I was at a public San Francisco running event with members of my cross country team when we found out Shannon Rowbury, a three-time Olympic runner from San Francisco, was standing right there, amidst a group of runners several feet away. Many of us didn’t know who she was, but a man standing nearby pointed her out in the crowd. Here’s what he said: “I know she doesn’t look that fast, but she’s really good.”
Now, I know this was a well-intentioned comment. I would imagine this man was as awe-struck by Shannon’s abilities as anyone who knows about her accomplishments. But I carried those words around with me for several days after. Look fast. What does that mean? I’ve watched Shannon run—she looks pretty fast.
You might wonder how one could presume to estimate a woman’s speed before she even crossed the starting line. Yet, I am saddened to say that I understand this comment completely. Shannon Rowbury is a shorter person, and she has very muscular legs. She’s not super skinny, and therefore, to some, she doesn’t look fast.
The pressure to “look like a runner” can be immense. A quick Google Images search of “female runner” does not exactly yield a plethora of images of women with curves. The assumed body type of a distance runner is very lean—a pervasive myth that equates being small with being speedy.
Like many of my peers and friends, I have fallen prey to this assumption, equating the unhealthy means of achieving a smaller physique with speed and success. Despite working immensely hard to separate my self-worth from this ideology, there are still times when I feel like I run well in spite of my body, and not because of it. Even as someone who runs 35 miles a week, I sometimes still feel like I don’t belong.
This fall, the women of my cross-country team held an athlete-only meeting about the team’s culture regarding body image and eating disorders. This was my third high school cross country season, and the very first time we had formally acknowledged an issue that so many grapple with on a day-to-day basis. To make that communal recognition was incredibly powerful, saddening, and quite scary.
A 2009 report in the Journal of College Health revealed that over a quarter of American female college athletes demonstrate patterns of disordered eating. However, there is very little research out there on high school athletes. Not all disordered eating habits lead to eating disorders, but nearly all eating disorders stem from disordered eating habits. That’s why when a roomful of my friends said they could in some way relate to this struggle, I felt relieved, but also unnerved.
Even before that team meeting, I had begun to work on a feature article about student-athletes and body image for my school newspaper. Interviewees included a volleyball player who would skip meals out of pressure to look more like her teammates, a tennis and basketball player who could link the fit of her uniform to a decrease in her confidence, and a runner who said that the time period when she “looked most like a runner,” was when she ran her worst.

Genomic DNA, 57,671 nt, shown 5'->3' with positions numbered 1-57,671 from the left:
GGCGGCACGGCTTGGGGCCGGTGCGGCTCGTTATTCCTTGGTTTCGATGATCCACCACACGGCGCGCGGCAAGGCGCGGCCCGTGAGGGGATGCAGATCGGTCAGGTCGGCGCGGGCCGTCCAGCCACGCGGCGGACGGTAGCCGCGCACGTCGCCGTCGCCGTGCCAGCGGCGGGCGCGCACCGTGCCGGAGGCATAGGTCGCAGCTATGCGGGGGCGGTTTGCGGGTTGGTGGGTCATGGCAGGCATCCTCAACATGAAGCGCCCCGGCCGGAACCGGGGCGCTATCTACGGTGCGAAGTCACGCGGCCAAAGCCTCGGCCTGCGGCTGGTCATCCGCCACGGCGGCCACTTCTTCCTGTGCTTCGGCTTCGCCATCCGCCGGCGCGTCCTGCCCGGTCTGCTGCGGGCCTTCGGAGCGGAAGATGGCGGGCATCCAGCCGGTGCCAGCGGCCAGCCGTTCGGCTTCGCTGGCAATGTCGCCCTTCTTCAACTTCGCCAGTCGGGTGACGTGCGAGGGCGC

I had expected my peers to be hesitant and nervous, and to ask for anonymity. But their responses were candid and powerful. The women I interviewed answered my questions full-on, in harsh and matter-of-fact detail, speaking with passion and authority about their stories. I was surprised, but I shouldn’t have been.
I realized that by assuming these would be awkward conversations, I too had internalized the taboo. I thought they would be afraid because I was afraid. Instead, I came away empowered by their strength.
Coincidentally, my article was published this October just four days after a New York Times piece about elite marathoner and body-image advocate Allie Kieffer. In college, Kieffer’s coach suggested that she lose weight, which she did. As a result, her body broke down; she suffered from stress fractures and left the sport. Kieffer is using the platform of her return and rise in distance running as a message that, to quote New York Times author Lindsay Crouse, “when we focus less on fixing what we consider to be inadequacies and more on reinforcing our strengths, we can realize potential we didn’t even know we had.”
The first step the female athletic community, and all communities, can take towards fostering healthier norms is to share stories collectively, to address a pain that is all too common. Sharing—truly communicating what is difficult—leads to understanding, consciousness, advocacy, respect, and real change. By sharing, confronting taboo, making cheeks turn red and ears burn—that’s how we reshape the world.
If you think you or someone you care about is struggling with an eating disorder, contact the National Eating Disorders Association (NEDA) helpline at (800) 931-2237.
This piece was written as part of JWA’s Rising Voices Fellowship.
How to cite this page
Weiner, Molly. "Look Fast." 12 April 2019. Jewish Women's Archive. (Viewed on January 29, 2020) <https://jwa.org/blog/risingvoices/look-fast>.